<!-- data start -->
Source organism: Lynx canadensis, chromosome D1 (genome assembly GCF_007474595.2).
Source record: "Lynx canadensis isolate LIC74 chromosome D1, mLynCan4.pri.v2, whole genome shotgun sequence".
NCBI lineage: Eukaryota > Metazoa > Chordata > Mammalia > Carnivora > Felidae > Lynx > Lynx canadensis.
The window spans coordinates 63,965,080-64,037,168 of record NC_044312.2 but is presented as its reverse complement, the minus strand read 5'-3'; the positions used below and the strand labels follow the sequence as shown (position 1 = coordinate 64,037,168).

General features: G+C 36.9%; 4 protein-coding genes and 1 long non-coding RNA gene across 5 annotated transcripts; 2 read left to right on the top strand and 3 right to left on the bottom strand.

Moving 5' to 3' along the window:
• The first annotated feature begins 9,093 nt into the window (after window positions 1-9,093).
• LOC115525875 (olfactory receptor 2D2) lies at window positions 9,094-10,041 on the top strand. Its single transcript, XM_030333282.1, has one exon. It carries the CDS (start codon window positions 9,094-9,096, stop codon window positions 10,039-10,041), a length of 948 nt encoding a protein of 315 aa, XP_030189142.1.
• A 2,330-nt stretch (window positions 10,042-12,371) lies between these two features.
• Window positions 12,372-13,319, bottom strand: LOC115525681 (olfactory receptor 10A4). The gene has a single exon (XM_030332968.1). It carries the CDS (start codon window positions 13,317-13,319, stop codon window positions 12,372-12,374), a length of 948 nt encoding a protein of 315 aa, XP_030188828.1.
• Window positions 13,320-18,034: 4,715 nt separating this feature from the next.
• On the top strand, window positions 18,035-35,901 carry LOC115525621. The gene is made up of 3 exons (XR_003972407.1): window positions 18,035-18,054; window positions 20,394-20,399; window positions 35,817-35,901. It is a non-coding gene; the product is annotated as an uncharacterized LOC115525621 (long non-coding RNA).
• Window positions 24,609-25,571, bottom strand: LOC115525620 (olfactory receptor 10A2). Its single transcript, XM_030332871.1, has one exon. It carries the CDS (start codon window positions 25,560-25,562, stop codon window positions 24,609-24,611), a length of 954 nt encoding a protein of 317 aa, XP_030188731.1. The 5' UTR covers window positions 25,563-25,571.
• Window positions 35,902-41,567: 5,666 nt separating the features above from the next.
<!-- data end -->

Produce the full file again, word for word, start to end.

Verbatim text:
Source organism: Lynx canadensis, chromosome D1 (genome assembly GCF_007474595.2).
Source record: "Lynx canadensis isolate LIC74 chromosome D1, mLynCan4.pri.v2, whole genome shotgun sequence".
NCBI lineage: Eukaryota > Metazoa > Chordata > Mammalia > Carnivora > Felidae > Lynx > Lynx canadensis.
The window spans coordinates 63,965,080-64,037,168 of record NC_044312.2 but is presented as its reverse complement, the minus strand read 5'-3'; the positions used below and the strand labels follow the sequence as shown (position 1 = coordinate 64,037,168).

General features: G+C 36.9%; 4 protein-coding genes and 1 long non-coding RNA gene across 5 annotated transcripts; 2 read left to right on the top strand and 3 right to left on the bottom strand.

Moving 5' to 3' along the window:
• The first annotated feature begins 9,093 nt into the window (after window positions 1-9,093).
• LOC115525875 (olfactory receptor 2D2) lies at window positions 9,094-10,041 on the top strand. Its single transcript, XM_030333282.1, has one exon. It carries the CDS (start codon window positions 9,094-9,096, stop codon window positions 10,039-10,041), a length of 948 nt encoding a protein of 315 aa, XP_030189142.1.
• A 2,330-nt stretch (window positions 10,042-12,371) lies between these two features.
• Window positions 12,372-13,319, bottom strand: LOC115525681 (olfactory receptor 10A4). The gene has a single exon (XM_030332968.1). It carries the CDS (start codon window positions 13,317-13,319, stop codon window positions 12,372-12,374), a length of 948 nt encoding a protein of 315 aa, XP_030188828.1.
• Window positions 13,320-18,034: 4,715 nt separating this feature from the next.
• On the top strand, window positions 18,035-35,901 carry LOC115525621. The gene is made up of 3 exons (XR_003972407.1): window positions 18,035-18,054; window positions 20,394-20,399; window positions 35,817-35,901. It is a non-coding gene; the product is annotated as an uncharacterized LOC115525621 (long non-coding RNA).
• Window positions 24,609-25,571, bottom strand: LOC115525620 (olfactory receptor 10A2). Its single transcript, XM_030332871.1, has one exon. It carries the CDS (start codon window positions 25,560-25,562, stop codon window positions 24,609-24,611), a length of 954 nt encoding a protein of 317 aa, XP_030188731.1. The 5' UTR covers window positions 25,563-25,571.
• Window positions 35,902-41,567: 5,666 nt separating the features above from the next.